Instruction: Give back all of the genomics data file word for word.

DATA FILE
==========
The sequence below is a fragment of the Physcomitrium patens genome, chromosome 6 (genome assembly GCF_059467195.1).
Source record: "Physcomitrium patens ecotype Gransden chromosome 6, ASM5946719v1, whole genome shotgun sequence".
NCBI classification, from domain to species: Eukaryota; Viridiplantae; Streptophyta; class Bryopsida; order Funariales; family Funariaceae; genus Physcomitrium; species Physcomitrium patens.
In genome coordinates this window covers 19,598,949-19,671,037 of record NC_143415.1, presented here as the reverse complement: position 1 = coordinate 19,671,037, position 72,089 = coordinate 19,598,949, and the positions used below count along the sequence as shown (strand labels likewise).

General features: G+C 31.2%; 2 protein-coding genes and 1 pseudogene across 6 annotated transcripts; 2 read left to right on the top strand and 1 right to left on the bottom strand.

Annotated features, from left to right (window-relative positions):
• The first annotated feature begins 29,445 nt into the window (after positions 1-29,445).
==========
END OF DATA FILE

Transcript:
The sequence below is a fragment of the Physcomitrium patens genome, chromosome 6 (genome assembly GCF_059467195.1).
Source record: "Physcomitrium patens ecotype Gransden chromosome 6, ASM5946719v1, whole genome shotgun sequence".
NCBI classification, from domain to species: Eukaryota; Viridiplantae; Streptophyta; class Bryopsida; order Funariales; family Funariaceae; genus Physcomitrium; species Physcomitrium patens.
In genome coordinates this window covers 19,598,949-19,671,037 of record NC_143415.1, presented here as the reverse complement: position 1 = coordinate 19,671,037, position 72,089 = coordinate 19,598,949, and the positions used below count along the sequence as shown (strand labels likewise).

General features: G+C 31.2%; 2 protein-coding genes and 1 pseudogene across 6 annotated transcripts; 2 read left to right on the top strand and 1 right to left on the bottom strand.

Annotated features, from left to right (window-relative positions):
• The first annotated feature begins 29,445 nt into the window (after positions 1-29,445).